Rashidi Yekini’s place in the pantheon of Nigerian football history is cemented.
The late frontman scored the Super Eagles’ first ever World Cup goal against Bulgaria in 1994, matched with an iconic celebration, and currently sits as the country’s top scorer with 37 strikes in 58 caps.
In addition, the departed forward was the first Nigerian to win the African Footballer of the Year award in 1993, a feat that heralded more successes for the West African nation for the remainder of the 90s: Emmanuel Amunike picked up the award the very next year and was beaten to successive awards by George Weah in 1995, while Daniel Amokachi came in at third.
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Nwankwo Kanu won it twice in 1996 and 1999, Victor Ikpeba in 1997 to continue an impressive period for Super Eagles’ stars. Jay-Jay Okocha narrowly missed out in 1998, pipped by Mustapha Hadji, with Sunday Oliseh ending third.
Only one Nigerian star has been in the top two since Kanu’s triumph at the end of that decade, Mikel John Obi, while only two other players – Okocha (twice) and Vincent Enyeama – have made the final three.
Yekini was Nigeria's trailblazer for that run of five titles in the first eight years of the award being handed out by the Confederation of African Football, who replaced France Football as the accolade's organisers.
His influence in ending the West African nation’s 14-year wait for the Africa Cup of Nations is equally well documented; he scored five goals en route the country’s second triumph and was deservedly named player of the tournament.
While he will forever be remembered as the catalyst for his compatriots’ amazing run on the continent, the ex-striker 37-goal record for the Super Eagles still remains after over two decades.
Yekini not only beat Segun Odegbami’s haul of 22 strikes, but netted 15 more to establish an unassailable lead since his retirement in 1998.
Several contenders have stepped up but they haven’t even come close to the legendary striker who also has the best goals ratio in the history of the national team. Yakubu Aiyegbeni, Ikechukwu Uche, Obafemi Martins and recently Odion Ighalo have all threatened to compete with The Bull's numbers, only to ultimately fall way short.
The latest player to be touted is Victor Osimhen, the 21-year-old whose upward curve has been exciting since he came to the fore at the U-17 World Cup in 2015. The talented forward netted 10 goals at the showpiece in Chile, which marked the Golden Eaglets’ fifth success in the competition.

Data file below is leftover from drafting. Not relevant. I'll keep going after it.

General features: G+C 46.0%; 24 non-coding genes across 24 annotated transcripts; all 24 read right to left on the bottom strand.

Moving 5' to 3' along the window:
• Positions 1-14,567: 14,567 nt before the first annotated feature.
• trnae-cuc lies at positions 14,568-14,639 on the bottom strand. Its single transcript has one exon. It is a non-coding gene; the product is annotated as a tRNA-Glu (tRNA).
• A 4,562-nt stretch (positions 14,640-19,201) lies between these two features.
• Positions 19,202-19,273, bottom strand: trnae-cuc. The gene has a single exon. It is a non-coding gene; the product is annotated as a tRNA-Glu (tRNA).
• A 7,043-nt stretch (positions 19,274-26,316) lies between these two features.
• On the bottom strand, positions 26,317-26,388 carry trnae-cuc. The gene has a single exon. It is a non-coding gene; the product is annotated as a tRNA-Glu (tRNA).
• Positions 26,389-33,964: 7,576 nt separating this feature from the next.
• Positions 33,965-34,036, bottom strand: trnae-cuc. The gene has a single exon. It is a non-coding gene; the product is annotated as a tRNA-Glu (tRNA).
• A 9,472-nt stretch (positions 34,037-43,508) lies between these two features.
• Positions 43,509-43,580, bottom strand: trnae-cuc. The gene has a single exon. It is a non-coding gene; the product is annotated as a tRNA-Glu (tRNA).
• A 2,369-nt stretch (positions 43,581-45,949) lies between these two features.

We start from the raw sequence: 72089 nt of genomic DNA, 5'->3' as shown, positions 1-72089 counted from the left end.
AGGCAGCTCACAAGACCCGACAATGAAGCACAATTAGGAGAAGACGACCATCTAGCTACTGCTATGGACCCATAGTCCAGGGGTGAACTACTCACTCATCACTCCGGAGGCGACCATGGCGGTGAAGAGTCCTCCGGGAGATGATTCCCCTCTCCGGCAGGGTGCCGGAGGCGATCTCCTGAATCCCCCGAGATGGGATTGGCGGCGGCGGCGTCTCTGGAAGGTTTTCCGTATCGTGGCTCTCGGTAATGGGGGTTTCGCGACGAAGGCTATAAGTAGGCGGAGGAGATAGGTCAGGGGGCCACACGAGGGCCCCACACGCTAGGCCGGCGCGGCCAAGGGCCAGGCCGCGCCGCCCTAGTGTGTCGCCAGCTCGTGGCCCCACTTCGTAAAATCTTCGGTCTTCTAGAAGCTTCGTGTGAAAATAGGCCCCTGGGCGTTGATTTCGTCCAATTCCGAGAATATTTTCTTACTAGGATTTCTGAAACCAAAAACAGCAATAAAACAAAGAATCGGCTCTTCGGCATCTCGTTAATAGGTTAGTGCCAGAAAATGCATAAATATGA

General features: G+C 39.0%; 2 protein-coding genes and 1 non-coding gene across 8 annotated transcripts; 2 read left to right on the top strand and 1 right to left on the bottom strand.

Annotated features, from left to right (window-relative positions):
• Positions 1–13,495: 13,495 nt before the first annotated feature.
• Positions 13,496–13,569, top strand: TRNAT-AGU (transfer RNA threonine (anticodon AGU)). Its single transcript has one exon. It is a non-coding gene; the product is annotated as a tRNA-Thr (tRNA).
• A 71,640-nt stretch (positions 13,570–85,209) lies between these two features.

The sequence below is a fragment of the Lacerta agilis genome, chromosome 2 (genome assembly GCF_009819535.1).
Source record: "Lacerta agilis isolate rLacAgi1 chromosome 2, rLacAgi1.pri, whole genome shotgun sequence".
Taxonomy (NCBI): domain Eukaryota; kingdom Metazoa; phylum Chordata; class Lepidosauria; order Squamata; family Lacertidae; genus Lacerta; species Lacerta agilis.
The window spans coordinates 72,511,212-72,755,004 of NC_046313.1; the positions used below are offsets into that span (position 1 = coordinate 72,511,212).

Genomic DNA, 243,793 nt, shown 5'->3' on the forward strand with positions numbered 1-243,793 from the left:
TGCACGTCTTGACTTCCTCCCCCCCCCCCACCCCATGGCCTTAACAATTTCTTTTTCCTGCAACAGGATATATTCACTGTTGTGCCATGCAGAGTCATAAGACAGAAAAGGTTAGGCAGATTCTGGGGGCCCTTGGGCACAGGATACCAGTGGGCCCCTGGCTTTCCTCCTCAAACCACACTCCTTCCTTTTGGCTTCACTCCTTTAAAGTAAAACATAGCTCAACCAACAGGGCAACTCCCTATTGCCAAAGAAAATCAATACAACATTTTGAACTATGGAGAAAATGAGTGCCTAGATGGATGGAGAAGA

He was beaten to the Golden Ball by teammate Kelechi Nwakali and had to settle for second-place, yet there was the feeling that the nation had found two stars for the future.
While Nwakali’s star has dimmed somewhat in the last few years, Osimhen’s has shone, yet it wasn’t without difficulty. Extended injuries and the inability to win the trust of Wolfsburg bosses Andries Jonker, Martin Schmidt and Bruno Labbadia threatened to stall his development.
He found his feet at on loan at Sporting Charleroi in 2018-19, netting 20 times in 36 in all competitions, and that return prompted LOSC Lille to swoop in the summer.
Fortunately, the frontman’s thriving the second time around in one of Europe’s top five leagues, having found the back of the net in 18 of 36 matches for Christophe Galtier’s troops, while setting up six goals.
The young striker had equalled his total goal contributions from two years ago (20 goals and four assists) before football across Europe was suspended owing to the ongoing coronavirus pandemic, leading to speculation of another move to a higher-echelon club such as Manchester United.
Such a transfer will represent a huge leap for Osimhen, who probably never imagined his luck will change so soon after two dreadful years in the German top flight.
Predictably, the forward’s change in luck has thrust him into the prominent role of being Nigeria’s number nine, a position he’s occupied unchallenged since Ighalo’s retirement after the 2019 Africa Cup of Nations.
As it is, the 21-year-old seems to be justifying Gernot Rohr’s faith having found the back of the net with regularity since the continental showpiece in Egypt, now taking his Super Eagles tally to four goals.
That return has come in fewer than 10 games too, prompting suggestions he could be the one to finally supplant Yekini’s status as Nigeria’s leading marksman.
Admittedly, the Lille forward has age on his side and is actually on pace to overtake the late frontman if he maintains his impressive scoring statistic of roughly a goal a game.
However, the likelihood of actually keeping this up is somewhat improbable and the realistic scenario is a reversion to the mean for the striker soon enough.
Other details that could help or hinder the former Wolfsburg attacker besides a drop in form include the coach’s style and tactics, the quality of players around him and challengers to his unopposed place in the team, to name a few.
Until then, however, fans will continue to get excited about the prospect who many think is the long-awaited heir to Africa’s best player 20 years ago and one of the country’s greatest exports.
Indeed, Yekini’s achievements on the continent with the Super Eagles may be unmatched for a while, but the growing Osimhen will back himself to beat the one record that has eluded many before him, and become Nigeria’s all-time scorer.